PRC: A question of relative permanence

Ringside view

[Tongam Rina]
Seeking permanent resident certificates (PRC) for the non-Arunachal Pradesh Scheduled Tribes (APST) settled in Namsai, Lohit and Changlang districts, the United People’s Movement of Lekang (UPMoL), a hitherto little-known organi-sation, supported by various other organizations, has threatened to launch an economic blockade in eastern Arunachal.
The organisation claims to have the support of powerful student organizations of Assam, including the All Assam Students’ Union, the All Assam Moran Students’ Union, the All Deori Students’ Union, the Takam Mising Porin Kebang and the Adivasi Tea Tribes Association behind its announcement of a blockade in the event that PRCs are not granted to the non-APSTs by 25 January.
Namsai, Lohit and Changlang have sizable non-APST populations, and they have called present Arunachal their home since much before the formation of Arunachal as an Indian state.
Many Adivasis, Misings, Deoris and Morans have been in the areas concerned since even before 1968, the demarcated year for consideration for granting of PRCs, and Changlang’s Bordumsa-Diyun legislative assembly constituency is an open seat.
The Lekang assembly constituency, though reserved, also has sizable non-APST voters. In these two constituencies, the non-APST voters are the ultimate deciders of who become their representatives.
Therefore, the PRC issue takes centre-stage whenever election is due in these areas. However, granting of PRCs to the non-APSTs there has ended up becoming the proverbial dangling of the carrot.
The Gorkha settlers in Vijaynagar, in Changlang, have a different story altogether. After the 1962 war, about 200 retired Assam Rifles personnel and their families were settled there on lease. The lease expires in 2020. The Yobin community is opposed to their continued settlement.
While there is the warning from organisations about an economic blockade, which is not going to help anyone, one needs to look into the joint high power committee (JHPC), headed by minister Nabam Rebia, which is currently looking into the feasibility of granting PRCs to the six non-APST communities of the state, spanning across Namsai, Lohit, Changlang and Papum Pare districts.
As of October 2018, the JHPC was unable to come to a conclusion, even though the state cabinet way back in 2010 reportedly agreed on granting PRCs.
The debate – rather the claims and counter claims, including bandhs and threats of economic blockades – surfaced after Chief Minister Pema Khandu announced in Namsai on 8 December last year that PRCs would be granted to the genuine non-APSTs by January 2019, the deadline set for submission of the JHPC report.
The JHPC is yet to submit its report, and in the meantime, amid pressure from various organizations opposed to granting of PRCs, the government came out with a statement on 13 December, saying that it would examine the issue only after the JHPC has submitted its report.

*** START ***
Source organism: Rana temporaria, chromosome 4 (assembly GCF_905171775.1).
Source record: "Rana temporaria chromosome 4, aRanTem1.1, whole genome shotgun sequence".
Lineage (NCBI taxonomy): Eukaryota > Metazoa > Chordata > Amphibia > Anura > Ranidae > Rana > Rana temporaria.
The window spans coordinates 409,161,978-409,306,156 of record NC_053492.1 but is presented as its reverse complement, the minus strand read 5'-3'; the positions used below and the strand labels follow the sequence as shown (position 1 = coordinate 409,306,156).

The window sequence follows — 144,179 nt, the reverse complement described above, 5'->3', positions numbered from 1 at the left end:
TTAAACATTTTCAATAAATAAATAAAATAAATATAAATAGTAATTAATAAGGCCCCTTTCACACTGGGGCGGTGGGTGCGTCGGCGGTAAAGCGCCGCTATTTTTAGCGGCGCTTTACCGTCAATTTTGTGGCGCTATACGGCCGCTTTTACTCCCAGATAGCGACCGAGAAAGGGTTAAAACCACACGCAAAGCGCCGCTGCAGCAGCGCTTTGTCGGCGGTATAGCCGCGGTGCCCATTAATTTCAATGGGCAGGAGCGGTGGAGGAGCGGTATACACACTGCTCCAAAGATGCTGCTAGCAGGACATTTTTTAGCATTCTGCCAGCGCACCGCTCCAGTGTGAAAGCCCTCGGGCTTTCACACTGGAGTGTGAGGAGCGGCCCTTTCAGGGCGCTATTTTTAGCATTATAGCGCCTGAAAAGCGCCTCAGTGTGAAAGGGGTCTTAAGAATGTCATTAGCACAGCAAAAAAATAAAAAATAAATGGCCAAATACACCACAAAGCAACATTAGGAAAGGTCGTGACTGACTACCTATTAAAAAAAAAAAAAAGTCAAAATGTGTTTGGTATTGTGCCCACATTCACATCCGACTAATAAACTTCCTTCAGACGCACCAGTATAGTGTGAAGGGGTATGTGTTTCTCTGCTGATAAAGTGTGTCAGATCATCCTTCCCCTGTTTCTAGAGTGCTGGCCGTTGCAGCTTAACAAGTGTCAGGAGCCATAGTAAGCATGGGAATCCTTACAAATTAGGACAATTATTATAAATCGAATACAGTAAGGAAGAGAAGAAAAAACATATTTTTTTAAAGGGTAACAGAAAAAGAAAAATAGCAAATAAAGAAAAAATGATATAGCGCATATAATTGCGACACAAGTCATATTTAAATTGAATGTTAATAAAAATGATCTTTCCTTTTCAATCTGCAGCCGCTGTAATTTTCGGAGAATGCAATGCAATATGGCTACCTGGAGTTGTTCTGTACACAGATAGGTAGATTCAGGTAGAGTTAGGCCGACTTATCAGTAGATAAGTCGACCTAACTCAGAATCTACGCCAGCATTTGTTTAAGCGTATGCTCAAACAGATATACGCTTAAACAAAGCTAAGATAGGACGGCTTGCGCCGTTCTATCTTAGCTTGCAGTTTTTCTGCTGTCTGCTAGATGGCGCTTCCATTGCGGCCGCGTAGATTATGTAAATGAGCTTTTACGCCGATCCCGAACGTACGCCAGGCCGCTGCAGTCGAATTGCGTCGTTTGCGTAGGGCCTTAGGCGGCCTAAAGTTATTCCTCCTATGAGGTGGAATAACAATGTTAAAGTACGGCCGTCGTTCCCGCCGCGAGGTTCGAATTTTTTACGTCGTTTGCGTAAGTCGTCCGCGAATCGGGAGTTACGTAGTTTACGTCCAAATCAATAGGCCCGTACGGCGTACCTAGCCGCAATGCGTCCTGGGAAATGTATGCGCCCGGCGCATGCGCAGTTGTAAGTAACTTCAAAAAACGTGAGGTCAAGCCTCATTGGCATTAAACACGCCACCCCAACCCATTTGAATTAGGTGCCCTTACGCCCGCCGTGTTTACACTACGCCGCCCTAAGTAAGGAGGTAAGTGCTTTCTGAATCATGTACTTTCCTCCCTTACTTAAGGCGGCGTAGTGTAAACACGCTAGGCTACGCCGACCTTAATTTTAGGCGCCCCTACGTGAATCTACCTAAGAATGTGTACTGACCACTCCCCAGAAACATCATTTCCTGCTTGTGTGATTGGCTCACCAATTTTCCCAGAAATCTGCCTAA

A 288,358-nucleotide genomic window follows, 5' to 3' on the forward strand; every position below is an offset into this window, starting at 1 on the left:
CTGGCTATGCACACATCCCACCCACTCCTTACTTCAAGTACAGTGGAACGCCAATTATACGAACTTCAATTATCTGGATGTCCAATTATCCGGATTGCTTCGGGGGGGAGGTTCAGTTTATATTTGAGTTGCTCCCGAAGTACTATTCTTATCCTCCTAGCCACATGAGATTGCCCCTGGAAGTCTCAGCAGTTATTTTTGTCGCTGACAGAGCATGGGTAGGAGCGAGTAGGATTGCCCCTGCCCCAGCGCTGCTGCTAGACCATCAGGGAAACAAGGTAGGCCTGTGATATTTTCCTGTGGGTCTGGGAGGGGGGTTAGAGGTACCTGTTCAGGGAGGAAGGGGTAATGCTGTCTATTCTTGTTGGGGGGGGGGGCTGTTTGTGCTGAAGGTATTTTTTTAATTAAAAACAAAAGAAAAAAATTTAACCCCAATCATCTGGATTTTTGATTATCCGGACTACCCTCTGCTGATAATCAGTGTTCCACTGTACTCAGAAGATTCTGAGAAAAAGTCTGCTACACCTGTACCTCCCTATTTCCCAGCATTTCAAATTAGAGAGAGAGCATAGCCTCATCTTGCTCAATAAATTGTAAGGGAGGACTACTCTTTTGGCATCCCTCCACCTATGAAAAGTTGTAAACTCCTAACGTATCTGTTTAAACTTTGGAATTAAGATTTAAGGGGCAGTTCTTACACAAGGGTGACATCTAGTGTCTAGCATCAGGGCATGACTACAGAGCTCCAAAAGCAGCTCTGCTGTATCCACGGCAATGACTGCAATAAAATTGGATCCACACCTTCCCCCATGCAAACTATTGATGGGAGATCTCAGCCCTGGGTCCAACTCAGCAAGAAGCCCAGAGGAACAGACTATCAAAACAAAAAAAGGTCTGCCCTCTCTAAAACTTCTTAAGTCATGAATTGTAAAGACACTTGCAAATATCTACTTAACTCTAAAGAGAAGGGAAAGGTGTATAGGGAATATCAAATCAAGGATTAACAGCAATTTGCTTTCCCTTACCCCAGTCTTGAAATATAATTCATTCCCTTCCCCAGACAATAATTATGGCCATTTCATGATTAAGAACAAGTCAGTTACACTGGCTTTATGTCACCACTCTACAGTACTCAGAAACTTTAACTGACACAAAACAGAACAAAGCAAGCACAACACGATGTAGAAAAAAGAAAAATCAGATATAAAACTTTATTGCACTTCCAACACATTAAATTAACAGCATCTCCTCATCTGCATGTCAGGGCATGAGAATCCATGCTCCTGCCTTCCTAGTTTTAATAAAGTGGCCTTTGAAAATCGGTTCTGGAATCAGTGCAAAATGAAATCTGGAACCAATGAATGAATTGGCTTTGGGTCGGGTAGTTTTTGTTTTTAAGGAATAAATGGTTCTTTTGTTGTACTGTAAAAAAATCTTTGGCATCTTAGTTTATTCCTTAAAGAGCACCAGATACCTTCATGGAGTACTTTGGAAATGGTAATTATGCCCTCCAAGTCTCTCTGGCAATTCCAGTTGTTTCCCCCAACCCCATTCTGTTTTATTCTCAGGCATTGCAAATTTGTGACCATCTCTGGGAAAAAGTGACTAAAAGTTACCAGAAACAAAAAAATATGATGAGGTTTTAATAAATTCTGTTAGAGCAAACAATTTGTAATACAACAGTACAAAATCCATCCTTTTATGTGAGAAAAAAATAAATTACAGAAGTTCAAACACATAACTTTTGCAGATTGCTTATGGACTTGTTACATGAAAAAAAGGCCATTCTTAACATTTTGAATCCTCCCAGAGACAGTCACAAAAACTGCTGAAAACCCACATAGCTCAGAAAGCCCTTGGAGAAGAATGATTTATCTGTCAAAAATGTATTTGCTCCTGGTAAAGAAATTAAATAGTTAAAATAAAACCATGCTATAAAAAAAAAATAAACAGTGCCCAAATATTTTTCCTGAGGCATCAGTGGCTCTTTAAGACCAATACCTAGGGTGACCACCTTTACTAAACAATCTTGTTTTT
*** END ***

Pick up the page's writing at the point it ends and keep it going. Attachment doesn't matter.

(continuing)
“In no point of time will the government take a decision which will be against the interest of the indigenous people and the state,” the government statement read.
Perhaps the urgency to announce the date for issuing of PRCs was because of the elections which are due in May.
While the debate over the timing of the chief minister’s announcement may go on, the issue does merit discussion on the relevance of the demands of the non-APST citizens of these districts.
Downright rejection of their demands certainly will not take the discussion forward because the non-APST communities in these districts have been there since before the formation of the NEFA, and they are not going anywhere, with or without PRC.
Therefore, it is important that the JHPC is given more time, and that the people who genuinely deserve PRCs need to be heard. One cannot say that people – those who inhabit the land – are not needed but the land that they own belongs to us. That has been the case so far in the state and it has not taken anyone too far.
Xenophobic reaction, when it comes to identity and resources, has been the norm in this state, and it is time facts and figures are taken into account. Is it a political issue which needs political settlement, or does it require constitutional remedies, given the fact that Arunachal is a protected state? If Arunachal is protected, how come the so-called non-indigenous population in these districts own land? One also needs to look into the BEFR, which we often cite. What does it say?
If PRC is granted, what are the entitlements and provisions for the non-APST communities? Perhaps none, except for easing admission to educational institutions and securing loans or government schemes.
For obvious reasons, the non-APST communities will not get ST certificates; but does giving PRCs violate anything, or is it mere validation of the fact that these communities have called Arunachal home since prior to 1968?
Now the question is: what is the way forward acceptable to both the APSTs and the non-APSTs who call Arunachal home? What happens to the Gorkhas who were once settled there on purpose by the Indian government? Now that the borders are secured, will they be uprooted yet again? What does it say about their rights, and the responsibility of a modern Indian state?
PRC is not just a mere certificate now. It has been taken to a whole new context by those favouring and opposing it. It is now intractably linked with identity politics, which can turn ugly for all. Therefore, the need of the times is to have dialogue based on understanding and empathy.